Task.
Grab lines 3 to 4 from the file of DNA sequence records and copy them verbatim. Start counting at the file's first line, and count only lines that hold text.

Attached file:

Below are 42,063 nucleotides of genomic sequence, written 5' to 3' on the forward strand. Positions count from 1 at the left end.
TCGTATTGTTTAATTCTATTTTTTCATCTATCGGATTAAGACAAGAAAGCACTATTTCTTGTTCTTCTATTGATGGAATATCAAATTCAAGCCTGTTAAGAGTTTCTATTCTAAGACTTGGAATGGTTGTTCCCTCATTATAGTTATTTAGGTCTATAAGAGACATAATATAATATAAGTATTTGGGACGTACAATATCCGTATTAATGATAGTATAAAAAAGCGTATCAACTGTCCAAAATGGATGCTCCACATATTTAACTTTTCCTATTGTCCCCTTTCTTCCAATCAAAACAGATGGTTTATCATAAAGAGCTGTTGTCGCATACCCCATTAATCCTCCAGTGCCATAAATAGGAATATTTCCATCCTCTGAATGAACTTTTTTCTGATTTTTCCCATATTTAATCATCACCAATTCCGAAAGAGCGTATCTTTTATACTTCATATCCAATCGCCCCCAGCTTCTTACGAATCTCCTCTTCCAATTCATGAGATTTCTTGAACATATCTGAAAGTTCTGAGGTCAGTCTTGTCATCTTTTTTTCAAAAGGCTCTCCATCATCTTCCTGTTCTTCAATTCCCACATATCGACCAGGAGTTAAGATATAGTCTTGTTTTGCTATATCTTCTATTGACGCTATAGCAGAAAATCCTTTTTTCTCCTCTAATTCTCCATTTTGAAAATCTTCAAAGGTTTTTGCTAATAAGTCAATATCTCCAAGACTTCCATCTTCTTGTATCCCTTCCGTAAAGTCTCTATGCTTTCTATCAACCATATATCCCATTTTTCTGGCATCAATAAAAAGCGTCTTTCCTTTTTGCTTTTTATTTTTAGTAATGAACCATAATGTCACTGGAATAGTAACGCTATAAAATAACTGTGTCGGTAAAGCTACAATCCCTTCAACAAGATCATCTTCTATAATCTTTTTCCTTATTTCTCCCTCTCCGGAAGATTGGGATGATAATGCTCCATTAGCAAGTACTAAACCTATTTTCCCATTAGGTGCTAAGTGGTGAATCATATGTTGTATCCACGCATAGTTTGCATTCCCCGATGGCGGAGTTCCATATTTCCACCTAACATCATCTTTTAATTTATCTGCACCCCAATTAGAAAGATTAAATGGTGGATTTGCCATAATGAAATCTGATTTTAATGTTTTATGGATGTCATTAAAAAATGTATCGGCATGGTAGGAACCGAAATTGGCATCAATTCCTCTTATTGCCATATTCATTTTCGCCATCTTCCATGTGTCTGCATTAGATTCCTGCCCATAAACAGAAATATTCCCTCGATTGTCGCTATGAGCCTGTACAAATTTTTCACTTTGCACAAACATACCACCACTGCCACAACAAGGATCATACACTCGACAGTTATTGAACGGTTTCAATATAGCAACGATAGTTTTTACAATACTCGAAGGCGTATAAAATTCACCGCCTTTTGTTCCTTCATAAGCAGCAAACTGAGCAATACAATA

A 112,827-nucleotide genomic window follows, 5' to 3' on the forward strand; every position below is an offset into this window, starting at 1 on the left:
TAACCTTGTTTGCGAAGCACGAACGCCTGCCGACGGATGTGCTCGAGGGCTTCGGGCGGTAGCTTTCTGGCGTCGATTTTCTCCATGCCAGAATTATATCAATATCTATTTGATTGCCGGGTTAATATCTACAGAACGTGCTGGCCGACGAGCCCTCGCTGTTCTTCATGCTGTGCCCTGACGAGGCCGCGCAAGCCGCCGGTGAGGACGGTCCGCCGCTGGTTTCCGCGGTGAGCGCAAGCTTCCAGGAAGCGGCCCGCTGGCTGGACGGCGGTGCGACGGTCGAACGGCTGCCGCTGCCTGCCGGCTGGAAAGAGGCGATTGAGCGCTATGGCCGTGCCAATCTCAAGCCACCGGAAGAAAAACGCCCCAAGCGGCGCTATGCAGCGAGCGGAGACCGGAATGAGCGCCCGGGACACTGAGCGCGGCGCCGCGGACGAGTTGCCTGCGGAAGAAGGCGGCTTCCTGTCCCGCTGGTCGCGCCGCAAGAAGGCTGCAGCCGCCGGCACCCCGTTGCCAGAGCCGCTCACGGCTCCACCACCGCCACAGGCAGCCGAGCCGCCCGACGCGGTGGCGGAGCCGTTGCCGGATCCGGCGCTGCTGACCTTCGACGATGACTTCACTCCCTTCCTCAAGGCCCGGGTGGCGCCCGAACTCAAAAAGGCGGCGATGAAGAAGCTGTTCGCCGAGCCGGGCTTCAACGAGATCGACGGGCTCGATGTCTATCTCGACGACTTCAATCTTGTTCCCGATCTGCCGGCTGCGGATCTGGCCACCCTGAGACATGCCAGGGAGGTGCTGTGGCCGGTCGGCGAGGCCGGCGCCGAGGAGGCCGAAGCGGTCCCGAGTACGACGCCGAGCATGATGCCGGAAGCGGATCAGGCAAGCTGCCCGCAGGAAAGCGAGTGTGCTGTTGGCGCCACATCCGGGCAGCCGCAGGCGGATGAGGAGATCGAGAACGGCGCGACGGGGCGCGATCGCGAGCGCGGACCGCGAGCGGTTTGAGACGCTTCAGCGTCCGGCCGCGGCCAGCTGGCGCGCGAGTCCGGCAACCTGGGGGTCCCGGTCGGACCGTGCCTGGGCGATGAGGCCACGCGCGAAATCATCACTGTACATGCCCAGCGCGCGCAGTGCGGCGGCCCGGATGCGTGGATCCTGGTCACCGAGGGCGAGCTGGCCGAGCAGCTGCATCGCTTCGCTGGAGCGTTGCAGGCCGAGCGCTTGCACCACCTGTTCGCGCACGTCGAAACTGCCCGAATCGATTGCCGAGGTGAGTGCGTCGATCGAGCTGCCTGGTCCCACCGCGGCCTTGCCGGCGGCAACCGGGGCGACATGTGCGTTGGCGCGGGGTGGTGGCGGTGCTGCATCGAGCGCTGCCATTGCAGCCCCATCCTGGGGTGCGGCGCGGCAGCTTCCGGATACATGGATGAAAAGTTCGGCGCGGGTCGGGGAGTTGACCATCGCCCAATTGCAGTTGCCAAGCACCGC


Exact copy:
A 112,827-nucleotide genomic window follows, 5' to 3' on the forward strand; every position below is an offset into this window, starting at 1 on the left:
TAACCTTGTTTGCGAAGCACGAACGCCTGCCGACGGATGTGCTCGAGGGCTTCGGGCGGTAGCTTTCTGGCGTCGATTTTCTCCATGCCAGAATTATATCAATATCTATTTGATTGCCGGGTTAATATCTACAGAACGTGCTGGCCGACGAGCCCTCGCTGTTCTTCATGCTGTGCCCTGACGAGGCCGCGCAAGCCGCCGGTGAGGACGGTCCGCCGCTGGTTTCCGCGGTGAGCGCAAGCTTCCAGGAAGCGGCCCGCTGGCTGGACGGCGGTGCGACGGTCGAACGGCTGCCGCTGCCTGCCGGCTGGAAAGAGGCGATTGAGCGCTATGGCCGTGCCAATCTCAAGCCACCGGAAGAAAAACGCCCCAAGCGGCGCTATGCAGCGAGCGGAGACCGGAATGAGCGCCCGGGACACTGAGCGCGGCGCCGCGGACGAGTTGCCTGCGGAAGAAGGCGGCTTCCTGTCCCGCTGGTCGCGCCGCAAGAAGGCTGCAGCCGCCGGCACCCCGTTGCCAGAGCCGCTCACGGCTCCACCACCGCCACAGGCAGCCGAGCCGCCCGACGCGGTGGCGGAGCCGTTGCCGGATCCGGCGCTGCTGACCTTCGACGATGACTTCACTCCCTTCCTCAAGGCCCGGGTGGCGCCCGAACTCAAAAAGGCGGCGATGAAGAAGCTGTTCGCCGAGCCGGGCTTCAACGAGATCGACGGGCTCGATGTCTATCTCGACGACTTCAATCTTGTTCCCGATCTGCCGGCTGCGGATCTGGCCACCCTGAGACATGCCAGGGAGGTGCTGTGGCCGGTCGGCGAGGCCGGCGCCGAGGAGGCCGAAGCGGTCCCGAGTACGACGCCGAGCATGATGCCGGAAGCGGATCAGGCAAGCTGCCCGCAGGAAAGCGAGTGTGCTGTTGGCGCCACATCCGGGCAGCCGCAGGCGGATGAGGAGATCGAGAACGGCGCGACGGGGCGCGATCGCGAGCGCGGACCGCGAGCGGTTTGAGACGCTTCAGCGTCCGGCCGCGGCCAGCTGGCGCGCGAGTCCGGCAACCTGGGGGTCCCGGTCGGACCGTGCCTGGGCGATGAGGCCACGCGCGAAATCATCACTGTACATGCCCAGCGCGCGCAGTGCGGCGGCCCGGATGCGTGGATCCTGGTCACCGAGGGCGAGCTGGCCGAGCAGCTGCATCGCTTCGCTGGAGCGTTGCAGGCCGAGCGCTTGCACCACCTGTTCGCGCACGTCGAAACTGCCCGAATCGATTGCCGAGGTGAGTGCGTCGATCGAGCTGCCTGGTCCCACCGCGGCCTTGCCGGCGGCAACCGGGGCGACATGTGCGTTGGCGCGGGGTGGTGGCGGTGCTGCATCGAGCGCTGCCATTGCAGCCCCATCCTGGGGTGCGGCGCGGCAGCTTCCGGATACATGGATGAAAAGTTCGGCGCGGGTCGGGGAGTTGACCATCGCCCAATTGCAGTTGCCAAGCACCGC